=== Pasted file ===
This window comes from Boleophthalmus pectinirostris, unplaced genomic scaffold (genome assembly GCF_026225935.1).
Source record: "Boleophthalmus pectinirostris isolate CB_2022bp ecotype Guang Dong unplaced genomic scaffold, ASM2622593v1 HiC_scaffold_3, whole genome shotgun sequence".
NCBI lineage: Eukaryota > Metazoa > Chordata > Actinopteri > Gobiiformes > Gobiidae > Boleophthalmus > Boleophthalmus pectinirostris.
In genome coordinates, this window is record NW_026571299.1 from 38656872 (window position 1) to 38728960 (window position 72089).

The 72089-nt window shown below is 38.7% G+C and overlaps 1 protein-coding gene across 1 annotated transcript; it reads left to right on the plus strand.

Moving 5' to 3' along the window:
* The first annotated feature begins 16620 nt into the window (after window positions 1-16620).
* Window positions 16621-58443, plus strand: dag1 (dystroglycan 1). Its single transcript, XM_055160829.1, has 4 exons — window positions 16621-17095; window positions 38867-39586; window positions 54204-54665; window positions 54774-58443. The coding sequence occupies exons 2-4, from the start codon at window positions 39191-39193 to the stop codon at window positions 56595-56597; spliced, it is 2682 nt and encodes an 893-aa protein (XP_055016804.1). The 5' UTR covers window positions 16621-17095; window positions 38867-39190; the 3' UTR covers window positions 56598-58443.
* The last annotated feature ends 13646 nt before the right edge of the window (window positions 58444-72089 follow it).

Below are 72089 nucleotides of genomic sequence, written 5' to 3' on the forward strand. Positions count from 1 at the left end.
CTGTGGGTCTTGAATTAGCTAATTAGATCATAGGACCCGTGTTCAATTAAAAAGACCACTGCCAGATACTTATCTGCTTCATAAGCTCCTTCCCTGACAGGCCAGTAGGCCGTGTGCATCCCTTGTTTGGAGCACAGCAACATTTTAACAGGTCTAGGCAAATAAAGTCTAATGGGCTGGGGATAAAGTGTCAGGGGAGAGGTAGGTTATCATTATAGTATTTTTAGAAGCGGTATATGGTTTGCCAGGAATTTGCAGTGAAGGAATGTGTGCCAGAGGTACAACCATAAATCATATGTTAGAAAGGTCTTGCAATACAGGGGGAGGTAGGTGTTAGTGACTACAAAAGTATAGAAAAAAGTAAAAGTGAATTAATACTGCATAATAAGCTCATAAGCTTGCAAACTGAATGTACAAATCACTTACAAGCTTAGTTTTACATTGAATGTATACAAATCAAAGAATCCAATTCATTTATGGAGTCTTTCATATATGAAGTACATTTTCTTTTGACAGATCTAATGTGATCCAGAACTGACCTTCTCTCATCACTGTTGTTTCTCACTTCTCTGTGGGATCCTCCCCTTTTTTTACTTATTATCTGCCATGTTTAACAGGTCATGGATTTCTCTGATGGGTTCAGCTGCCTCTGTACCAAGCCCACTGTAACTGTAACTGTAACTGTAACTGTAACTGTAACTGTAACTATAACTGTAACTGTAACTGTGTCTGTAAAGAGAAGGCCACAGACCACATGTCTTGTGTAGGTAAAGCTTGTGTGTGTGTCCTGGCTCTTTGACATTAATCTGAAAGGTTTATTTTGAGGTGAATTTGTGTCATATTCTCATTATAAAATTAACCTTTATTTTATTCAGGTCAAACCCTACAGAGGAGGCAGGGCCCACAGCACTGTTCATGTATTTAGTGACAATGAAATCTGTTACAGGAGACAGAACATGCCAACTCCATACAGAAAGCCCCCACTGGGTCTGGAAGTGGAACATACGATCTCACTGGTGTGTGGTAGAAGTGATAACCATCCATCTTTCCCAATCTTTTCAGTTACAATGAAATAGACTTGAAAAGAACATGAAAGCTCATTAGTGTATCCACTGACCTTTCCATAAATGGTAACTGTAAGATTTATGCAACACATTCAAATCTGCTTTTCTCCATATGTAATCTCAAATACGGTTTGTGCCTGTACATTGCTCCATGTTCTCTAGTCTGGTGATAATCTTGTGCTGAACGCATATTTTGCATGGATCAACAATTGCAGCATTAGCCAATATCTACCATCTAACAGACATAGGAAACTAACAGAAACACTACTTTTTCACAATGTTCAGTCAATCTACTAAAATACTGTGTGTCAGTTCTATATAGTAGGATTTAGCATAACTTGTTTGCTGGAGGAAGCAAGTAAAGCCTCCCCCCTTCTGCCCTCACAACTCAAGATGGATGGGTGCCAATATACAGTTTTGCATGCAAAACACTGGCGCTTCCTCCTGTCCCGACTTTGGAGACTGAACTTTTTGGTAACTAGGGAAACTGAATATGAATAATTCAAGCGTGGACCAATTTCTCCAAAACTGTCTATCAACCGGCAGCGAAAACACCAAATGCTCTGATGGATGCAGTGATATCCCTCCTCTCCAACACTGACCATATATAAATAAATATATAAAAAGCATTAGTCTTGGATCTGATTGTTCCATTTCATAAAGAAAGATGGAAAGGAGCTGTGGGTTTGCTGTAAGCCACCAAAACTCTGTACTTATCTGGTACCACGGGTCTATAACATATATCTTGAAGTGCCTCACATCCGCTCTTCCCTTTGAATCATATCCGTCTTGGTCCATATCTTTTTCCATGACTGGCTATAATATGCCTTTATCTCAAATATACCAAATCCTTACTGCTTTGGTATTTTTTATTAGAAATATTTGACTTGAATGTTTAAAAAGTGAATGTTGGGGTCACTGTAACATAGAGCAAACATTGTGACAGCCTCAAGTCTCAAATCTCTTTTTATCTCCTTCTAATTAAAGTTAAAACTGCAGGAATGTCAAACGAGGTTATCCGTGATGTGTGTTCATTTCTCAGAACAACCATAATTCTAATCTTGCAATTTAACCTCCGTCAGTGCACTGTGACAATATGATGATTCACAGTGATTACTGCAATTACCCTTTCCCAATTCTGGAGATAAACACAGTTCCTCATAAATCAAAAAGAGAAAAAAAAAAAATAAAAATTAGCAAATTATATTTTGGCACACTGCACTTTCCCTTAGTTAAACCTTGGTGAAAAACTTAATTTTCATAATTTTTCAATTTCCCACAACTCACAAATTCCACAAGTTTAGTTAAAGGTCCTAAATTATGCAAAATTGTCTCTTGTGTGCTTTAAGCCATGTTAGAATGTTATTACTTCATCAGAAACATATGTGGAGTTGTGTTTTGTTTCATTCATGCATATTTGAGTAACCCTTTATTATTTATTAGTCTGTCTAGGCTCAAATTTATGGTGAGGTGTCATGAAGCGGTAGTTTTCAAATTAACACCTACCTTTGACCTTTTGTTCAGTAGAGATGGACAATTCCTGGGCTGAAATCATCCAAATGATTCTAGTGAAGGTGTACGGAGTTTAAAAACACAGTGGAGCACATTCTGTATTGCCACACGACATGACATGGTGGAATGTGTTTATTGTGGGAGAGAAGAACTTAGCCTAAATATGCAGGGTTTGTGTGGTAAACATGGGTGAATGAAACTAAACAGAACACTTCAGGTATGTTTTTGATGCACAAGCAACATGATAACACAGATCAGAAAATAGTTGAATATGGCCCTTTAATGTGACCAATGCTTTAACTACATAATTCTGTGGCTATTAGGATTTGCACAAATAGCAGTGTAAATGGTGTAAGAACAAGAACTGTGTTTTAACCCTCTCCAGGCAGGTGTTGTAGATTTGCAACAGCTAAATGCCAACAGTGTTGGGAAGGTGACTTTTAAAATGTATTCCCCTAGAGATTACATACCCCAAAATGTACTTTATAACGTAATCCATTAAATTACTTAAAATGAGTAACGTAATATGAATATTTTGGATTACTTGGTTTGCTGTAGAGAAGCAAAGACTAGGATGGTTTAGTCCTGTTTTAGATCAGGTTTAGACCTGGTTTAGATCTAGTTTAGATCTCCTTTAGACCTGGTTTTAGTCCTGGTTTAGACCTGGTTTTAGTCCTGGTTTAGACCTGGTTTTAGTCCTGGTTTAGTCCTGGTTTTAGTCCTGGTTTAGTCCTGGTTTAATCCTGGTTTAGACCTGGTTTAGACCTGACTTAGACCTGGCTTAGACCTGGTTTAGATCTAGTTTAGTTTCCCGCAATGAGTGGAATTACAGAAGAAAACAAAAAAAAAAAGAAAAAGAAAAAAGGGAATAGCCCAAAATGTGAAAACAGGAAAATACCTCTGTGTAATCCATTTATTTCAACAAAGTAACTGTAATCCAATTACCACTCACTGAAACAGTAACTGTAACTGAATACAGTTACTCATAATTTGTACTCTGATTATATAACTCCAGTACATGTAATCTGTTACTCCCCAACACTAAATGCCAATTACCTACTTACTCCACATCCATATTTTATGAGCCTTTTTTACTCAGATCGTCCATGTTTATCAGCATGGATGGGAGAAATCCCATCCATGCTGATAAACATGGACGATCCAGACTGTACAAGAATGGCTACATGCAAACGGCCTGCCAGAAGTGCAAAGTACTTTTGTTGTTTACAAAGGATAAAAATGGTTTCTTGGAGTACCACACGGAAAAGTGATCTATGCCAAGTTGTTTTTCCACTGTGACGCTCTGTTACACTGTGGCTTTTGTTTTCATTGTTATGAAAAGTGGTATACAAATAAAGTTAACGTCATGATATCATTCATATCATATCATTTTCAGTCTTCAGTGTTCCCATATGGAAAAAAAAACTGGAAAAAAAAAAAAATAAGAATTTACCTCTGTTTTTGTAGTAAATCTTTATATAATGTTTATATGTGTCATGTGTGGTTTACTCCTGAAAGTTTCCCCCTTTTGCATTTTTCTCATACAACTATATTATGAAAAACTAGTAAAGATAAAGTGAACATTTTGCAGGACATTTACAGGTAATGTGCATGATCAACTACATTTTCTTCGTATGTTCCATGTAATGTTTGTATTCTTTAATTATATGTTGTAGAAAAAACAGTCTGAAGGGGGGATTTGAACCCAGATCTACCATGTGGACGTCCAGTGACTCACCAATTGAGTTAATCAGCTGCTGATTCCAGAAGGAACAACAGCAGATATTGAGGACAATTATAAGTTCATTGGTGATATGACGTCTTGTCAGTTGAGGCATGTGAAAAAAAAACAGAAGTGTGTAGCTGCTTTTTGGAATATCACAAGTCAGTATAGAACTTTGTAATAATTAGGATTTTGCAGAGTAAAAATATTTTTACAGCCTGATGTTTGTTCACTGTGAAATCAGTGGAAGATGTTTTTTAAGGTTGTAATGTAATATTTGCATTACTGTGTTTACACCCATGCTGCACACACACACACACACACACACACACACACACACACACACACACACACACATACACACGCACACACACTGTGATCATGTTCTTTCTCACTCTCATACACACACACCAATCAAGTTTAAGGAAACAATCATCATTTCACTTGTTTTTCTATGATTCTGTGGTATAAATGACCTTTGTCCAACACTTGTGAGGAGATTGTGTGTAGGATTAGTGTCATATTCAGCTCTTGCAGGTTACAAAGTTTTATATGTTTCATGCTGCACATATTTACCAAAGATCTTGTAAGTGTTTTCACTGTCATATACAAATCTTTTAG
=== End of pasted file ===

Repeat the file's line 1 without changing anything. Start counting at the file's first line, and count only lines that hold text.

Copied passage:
This window comes from Boleophthalmus pectinirostris, unplaced genomic scaffold (genome assembly GCF_026225935.1).